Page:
In 1968, Yiannis Boutaris bought a 50-hectare plot of land outside Yianakohori, a village in the area of Naoussa.

Appellation Terroir


Wine in the area of Naoussa has a long history dating back many centuries. The first written documents testify that vine growing and winemaking were practiced already by the 16th century.

During the whole period of the Turkish rule and until the end of the 19th century and the beginning of the 20th, the wine of Naoussa travels around the Central and Eastern Europe, but also to Alexandria in Egypt. During this time vine was the main crop in the area, exports were flourishing and the people of Naoussa prospered. The main grape variety grown in the vineyards of Naoussa was Xinomavro, trained in gobelet style and planted in dense rows. 

The outbreak of phylloxera and the difficult conditions created by the two World Wars led to the destruction of the Naoussa vineyard, which was recreated only after 1970. One of the milestones in the modern history of winemaking in the area was the declaration in 1971 of Naoussa as a VDQS region (OPAP, now PDO, Naoussa), one of the two protected appellations for 100% Xinomavro. Today, Naoussa is one of the most prominent wine producing regions of Greece, with 500 ha under vine and about 20 wineries located in the area.


Lying on the east foothills of mount Vermion, in NW Greece, the winemaking zone of Naoussa covers a total area of 500 ha, spreading over an altitude rising from 80 to over 350 meters.

The climate of the area is Mediterranean with continental influences, featuring mild winters, relatively hot summers and a total annual rainfall of about 650 mm. The hilly terrain of Naoussa, with the different slopes and exposure to sunlight, is composed of various soil types, from neutral-alkaline to acidic and from sandy clay to sandy clay loam.

This varied topography, the wide range of altitude and the diverse soil types create different mesoclimates, where Xinomavro, the indigenous grape variety of the area with the amazing ability to reflect its terroir, gives very different expressions of its potential.

Despite the obvious complexity of the terroir, when the PDO Naoussa was created in 1971, due to the lack of scientific data, it was defined based only on the boundaries of the different communities of the area. However, research that was carried out later has shown that Naoussa can be divided into 13 different sub-zones, highlighting the different characteristics prevailing from place to place. Furthermore, it has been observed that, inside these areas, selected vineyards show special, higher quality features compared to the generic viticultural zone. This has triggered the discussion about defining different crus, selected vineyards that will highlight the world-class potential of the Naoussa terroir and of its main indigenous grape variety, the Xinomavro.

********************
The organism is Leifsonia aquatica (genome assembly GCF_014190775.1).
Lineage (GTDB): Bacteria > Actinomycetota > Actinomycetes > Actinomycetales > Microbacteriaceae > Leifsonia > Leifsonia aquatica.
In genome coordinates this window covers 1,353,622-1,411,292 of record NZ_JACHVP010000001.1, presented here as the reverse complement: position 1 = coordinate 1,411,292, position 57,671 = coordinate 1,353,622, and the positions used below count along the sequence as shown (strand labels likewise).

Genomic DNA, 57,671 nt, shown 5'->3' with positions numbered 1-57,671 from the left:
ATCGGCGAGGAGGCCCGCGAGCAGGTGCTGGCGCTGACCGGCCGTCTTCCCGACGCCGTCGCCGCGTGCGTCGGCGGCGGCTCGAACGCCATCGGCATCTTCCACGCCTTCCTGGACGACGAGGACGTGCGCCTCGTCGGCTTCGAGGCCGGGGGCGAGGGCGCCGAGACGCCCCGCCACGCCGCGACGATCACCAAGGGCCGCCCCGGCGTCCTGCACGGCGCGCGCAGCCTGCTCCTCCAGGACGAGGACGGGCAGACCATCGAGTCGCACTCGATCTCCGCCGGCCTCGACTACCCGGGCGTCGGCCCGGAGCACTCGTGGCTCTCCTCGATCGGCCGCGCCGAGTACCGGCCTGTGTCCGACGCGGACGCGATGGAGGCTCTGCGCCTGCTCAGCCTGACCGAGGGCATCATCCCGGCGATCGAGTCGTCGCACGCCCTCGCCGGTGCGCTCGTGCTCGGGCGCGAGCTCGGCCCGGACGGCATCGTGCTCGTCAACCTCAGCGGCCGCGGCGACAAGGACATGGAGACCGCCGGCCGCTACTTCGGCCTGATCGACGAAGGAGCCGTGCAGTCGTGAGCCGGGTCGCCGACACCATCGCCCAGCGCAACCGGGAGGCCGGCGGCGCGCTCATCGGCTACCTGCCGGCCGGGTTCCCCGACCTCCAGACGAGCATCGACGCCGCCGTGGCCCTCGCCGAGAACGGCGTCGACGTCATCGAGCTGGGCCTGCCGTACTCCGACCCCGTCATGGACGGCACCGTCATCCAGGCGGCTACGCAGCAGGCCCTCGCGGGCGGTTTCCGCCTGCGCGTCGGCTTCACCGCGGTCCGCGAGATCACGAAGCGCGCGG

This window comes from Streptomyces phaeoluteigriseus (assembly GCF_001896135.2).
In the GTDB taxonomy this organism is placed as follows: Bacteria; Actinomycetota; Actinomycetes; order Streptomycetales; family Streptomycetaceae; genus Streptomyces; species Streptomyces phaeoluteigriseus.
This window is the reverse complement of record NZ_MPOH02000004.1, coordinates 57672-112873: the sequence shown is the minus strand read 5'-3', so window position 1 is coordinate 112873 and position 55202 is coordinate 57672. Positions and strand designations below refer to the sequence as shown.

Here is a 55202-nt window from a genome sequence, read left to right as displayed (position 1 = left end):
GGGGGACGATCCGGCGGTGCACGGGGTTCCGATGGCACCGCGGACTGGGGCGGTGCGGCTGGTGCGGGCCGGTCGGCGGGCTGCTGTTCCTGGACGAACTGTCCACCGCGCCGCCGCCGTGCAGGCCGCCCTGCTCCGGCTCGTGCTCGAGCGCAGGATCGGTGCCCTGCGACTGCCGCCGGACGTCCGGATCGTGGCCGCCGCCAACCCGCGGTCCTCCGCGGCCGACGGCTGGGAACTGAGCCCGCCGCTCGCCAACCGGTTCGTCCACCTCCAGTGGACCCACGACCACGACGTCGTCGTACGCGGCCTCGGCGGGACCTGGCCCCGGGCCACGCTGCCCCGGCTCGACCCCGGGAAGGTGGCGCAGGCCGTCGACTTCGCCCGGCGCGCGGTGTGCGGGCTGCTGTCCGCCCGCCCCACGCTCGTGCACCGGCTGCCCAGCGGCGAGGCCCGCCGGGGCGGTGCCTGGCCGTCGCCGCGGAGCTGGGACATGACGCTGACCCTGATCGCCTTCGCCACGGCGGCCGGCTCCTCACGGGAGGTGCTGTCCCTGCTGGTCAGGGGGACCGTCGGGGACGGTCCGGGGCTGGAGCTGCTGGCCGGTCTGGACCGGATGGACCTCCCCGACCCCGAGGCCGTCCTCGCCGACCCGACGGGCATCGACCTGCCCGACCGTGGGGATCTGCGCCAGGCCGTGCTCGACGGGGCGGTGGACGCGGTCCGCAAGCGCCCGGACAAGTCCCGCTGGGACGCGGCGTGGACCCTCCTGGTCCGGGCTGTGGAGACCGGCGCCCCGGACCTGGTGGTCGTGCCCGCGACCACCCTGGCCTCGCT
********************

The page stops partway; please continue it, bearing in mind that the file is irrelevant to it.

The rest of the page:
Ktima Kir-Yianni

Almost three decades after it was first planted, the vineyard in Yianakohori, became Ktima Kir-Yianni.

Today, covering a total surface of 58 hectares, which lie at an altitude of 280 to 330 meters, the highest point of the Naoussa PDO zone, Ktima Kir-Yianni is planted with Xinomavro (50%), Syrah (15%), Merlot (20%) and Cabernet Sauvignon (10%), while the rest of the area is covered with various experimental varieties, all trained in vertical shoot positioning. The mountainous mass of Vermion protects the vines from the cold winds coming from the north in the winter, and sends down a beneficial cool breeze during the summer, which is usually hot and dry.

Featuring a diverse terroir with various soil types, from sandy to clay loam, and parts with different slope and exposure to the sun, Ktima Kir-Yianni has been divided in 40 different blocks, each of them cultivated separately. The coexistence of so many different elements in such a limited space constitutes a constant challenge for the wine producer, but at the same time it gives the possibility to create very complex and diverse wines.